Japan: Exports skyrocket in May on low base effect
Yen-denominated merchandise exports soared 49.6% annually in May, on the back of April’s 38.0% jump. May’s reading marked the strongest increase in over 30 years, although it was aided by a healthy base effect, with May 2020 having coincided with a sharp pandemic-induced decline in trade volumes. Meanwhile, imports jumped 27.9% on an annual basis in May (April: +12.8% yoy), marking the best result since May 2010.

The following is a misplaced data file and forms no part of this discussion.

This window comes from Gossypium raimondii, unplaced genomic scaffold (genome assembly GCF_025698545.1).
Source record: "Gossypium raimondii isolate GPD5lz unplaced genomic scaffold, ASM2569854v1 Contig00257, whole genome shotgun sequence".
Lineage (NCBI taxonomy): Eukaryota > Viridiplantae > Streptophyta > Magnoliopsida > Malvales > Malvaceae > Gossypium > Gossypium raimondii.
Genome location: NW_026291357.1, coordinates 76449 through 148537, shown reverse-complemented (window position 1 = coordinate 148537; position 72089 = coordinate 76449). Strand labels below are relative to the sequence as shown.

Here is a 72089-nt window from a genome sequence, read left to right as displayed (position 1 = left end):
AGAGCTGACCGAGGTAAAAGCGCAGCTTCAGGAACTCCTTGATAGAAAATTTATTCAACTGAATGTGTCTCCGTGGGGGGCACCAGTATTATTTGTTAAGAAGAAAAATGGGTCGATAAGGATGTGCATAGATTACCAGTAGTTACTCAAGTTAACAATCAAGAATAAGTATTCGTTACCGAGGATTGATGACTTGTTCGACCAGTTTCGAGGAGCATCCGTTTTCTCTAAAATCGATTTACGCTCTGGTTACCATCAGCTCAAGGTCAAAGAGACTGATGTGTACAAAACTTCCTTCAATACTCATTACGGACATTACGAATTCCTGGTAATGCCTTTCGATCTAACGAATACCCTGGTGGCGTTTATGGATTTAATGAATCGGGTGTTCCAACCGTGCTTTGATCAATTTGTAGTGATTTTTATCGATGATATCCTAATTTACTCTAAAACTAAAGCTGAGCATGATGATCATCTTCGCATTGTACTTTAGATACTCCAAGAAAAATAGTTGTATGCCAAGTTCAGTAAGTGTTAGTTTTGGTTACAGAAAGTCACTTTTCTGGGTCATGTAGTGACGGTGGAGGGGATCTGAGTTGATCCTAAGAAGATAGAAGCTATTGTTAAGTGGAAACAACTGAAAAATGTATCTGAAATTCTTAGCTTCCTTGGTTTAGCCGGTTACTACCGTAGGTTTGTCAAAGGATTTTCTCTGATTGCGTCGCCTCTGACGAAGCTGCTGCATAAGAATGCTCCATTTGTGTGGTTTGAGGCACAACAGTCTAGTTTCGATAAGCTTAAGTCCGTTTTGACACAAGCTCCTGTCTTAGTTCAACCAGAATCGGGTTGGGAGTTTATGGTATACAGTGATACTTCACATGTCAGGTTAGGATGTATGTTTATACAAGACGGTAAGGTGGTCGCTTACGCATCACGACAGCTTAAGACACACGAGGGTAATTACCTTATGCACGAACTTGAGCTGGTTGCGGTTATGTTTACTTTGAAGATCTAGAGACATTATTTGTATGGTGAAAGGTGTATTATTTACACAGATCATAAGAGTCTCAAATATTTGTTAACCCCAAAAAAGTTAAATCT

As a result, the merchandise trade balance fell to a JPY 0.2 trillion deficit in May (April 2021: JPY 0.3 trillion surplus; May 2020: JPY 0.9 trillion deficit). Lastly, the trend improved, with the 12-month trailing merchandise trade balance recording a JPY 3.2 trillion surplus in May, compared to the JPY 2.5 trillion surplus in April.
Regarding the outlook for the external sector, Makoto Tsuchiya and Shigeto Nagai, economists at Oxford Economics, commented:
“While supply chain disruptions in the car industry will continue to exert pressure on the sector in the short term, we are optimistic about the overall external outlook as robust Chinese demand, a buoyant manufacturing sector, and US President Joe Biden’s fiscal plans will all provide support.”